9/11 knowledge not required to teach at the 9/11 Memorial

Do you know why this is? It's okay if you don't. via Facebook
Do you know why this is? It’s okay if you don’t. via Facebook

Beyond being a place for questionable¬†selfies, questionable gift shop items and a place to get a really expensive hot dog, the September 11 Memorial and Museum is the place where we mark a dark day in American history and teach what happened to people who weren’t around when it happened. You’d think that knowing about 9/11 would be a key job requirement at a teaching position at the memorial, but according to a job listing we came across today, you’re not required to have a basic understanding of the day in question if you want to lead field trips at the museum.

The job listing for the 9/11 Memorial’s “Education Specialist” states that you’ll be in charge of tours and classroom workshops given to visiting “school, youth and family” groups. You need three years of experience coordinating education programs in other museums, should be a self-starter and familiar with Microsoft Office. They would also prefer that you be familiar with the basic history of September 11, the day you’ll be teaching people about every Tuesday through Saturday, but it’s not like it’s a job requirement you know anything about it. Seriously, under the job requirements is the phrase “Basic familiarity with 9/11 history desirable, but not required.”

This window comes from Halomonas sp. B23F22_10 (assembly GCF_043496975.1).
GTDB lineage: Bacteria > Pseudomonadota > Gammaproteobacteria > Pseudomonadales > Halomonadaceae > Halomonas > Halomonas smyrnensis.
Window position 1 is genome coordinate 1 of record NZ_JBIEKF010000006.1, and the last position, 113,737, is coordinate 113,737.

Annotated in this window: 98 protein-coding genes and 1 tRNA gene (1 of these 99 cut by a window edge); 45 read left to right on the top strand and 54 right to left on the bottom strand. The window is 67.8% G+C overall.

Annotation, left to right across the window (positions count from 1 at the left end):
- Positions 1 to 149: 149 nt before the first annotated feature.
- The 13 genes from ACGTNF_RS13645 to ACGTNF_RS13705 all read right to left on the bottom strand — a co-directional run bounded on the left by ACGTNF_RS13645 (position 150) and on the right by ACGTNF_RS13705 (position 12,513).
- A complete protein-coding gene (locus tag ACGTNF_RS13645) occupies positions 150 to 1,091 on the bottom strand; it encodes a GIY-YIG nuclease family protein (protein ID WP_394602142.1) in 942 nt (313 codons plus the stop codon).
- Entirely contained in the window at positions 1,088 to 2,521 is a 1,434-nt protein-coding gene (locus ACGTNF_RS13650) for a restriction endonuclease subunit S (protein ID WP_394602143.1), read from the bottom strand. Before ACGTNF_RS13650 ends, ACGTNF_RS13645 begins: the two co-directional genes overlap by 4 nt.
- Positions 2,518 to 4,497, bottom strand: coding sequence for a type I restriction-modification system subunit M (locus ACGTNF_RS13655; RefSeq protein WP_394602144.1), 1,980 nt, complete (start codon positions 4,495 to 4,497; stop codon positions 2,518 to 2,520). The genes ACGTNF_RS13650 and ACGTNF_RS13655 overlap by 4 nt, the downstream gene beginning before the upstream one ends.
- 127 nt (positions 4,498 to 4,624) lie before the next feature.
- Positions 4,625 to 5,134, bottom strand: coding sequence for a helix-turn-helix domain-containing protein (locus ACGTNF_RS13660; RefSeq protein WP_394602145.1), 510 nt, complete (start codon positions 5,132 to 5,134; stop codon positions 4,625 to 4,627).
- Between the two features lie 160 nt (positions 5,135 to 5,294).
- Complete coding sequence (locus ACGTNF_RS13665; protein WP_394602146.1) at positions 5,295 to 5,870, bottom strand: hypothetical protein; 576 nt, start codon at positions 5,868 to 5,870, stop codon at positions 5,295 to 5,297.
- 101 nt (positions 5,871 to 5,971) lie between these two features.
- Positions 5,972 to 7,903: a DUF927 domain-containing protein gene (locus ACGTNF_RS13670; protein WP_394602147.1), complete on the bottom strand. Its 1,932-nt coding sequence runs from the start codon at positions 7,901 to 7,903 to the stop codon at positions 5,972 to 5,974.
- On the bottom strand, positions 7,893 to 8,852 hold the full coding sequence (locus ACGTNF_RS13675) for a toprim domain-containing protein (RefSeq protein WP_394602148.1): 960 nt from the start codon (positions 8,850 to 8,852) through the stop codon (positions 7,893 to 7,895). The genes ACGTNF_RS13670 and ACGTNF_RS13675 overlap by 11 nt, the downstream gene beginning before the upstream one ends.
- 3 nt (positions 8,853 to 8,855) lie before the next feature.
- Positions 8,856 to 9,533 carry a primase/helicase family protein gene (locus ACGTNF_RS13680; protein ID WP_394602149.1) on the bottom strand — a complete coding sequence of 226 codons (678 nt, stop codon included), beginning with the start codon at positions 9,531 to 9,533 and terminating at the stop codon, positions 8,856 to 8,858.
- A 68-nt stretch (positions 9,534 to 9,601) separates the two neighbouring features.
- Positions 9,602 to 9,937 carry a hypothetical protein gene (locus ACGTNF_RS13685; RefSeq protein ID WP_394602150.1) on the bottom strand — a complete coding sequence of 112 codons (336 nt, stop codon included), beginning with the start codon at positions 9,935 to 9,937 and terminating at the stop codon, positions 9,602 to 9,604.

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Far be it from us to tell you how to get through to teens obsessed with the idea that Bush did 9/11, but it just seems strange that basic of knowledge of 9/11 isn’t required to teach students about it. We asked the September 11 Memorial for a comment on the matter, and on official declined to comment. In the mean time, feel free to apply for the job if you fell into a coma on September 8, 2001 and just woke up last week.

One Response to

  1. I feel like this article sort of isn’t fair. The majority of museums worth their salt usually have a pretty comprehensive training program that new hires go through, and if someone has all the required knowledge with regards to coordinating groups, etc. and happens to not know much beyond the basic ideas behind 9/11, I wouldn’t see it as grounds to turn them away if they’re eager to learn. Furthermore all museums operate off a narrative, so even if this person were a 9/11 scholar, they’d still have to undergo training to adhere to the museum’s standards.

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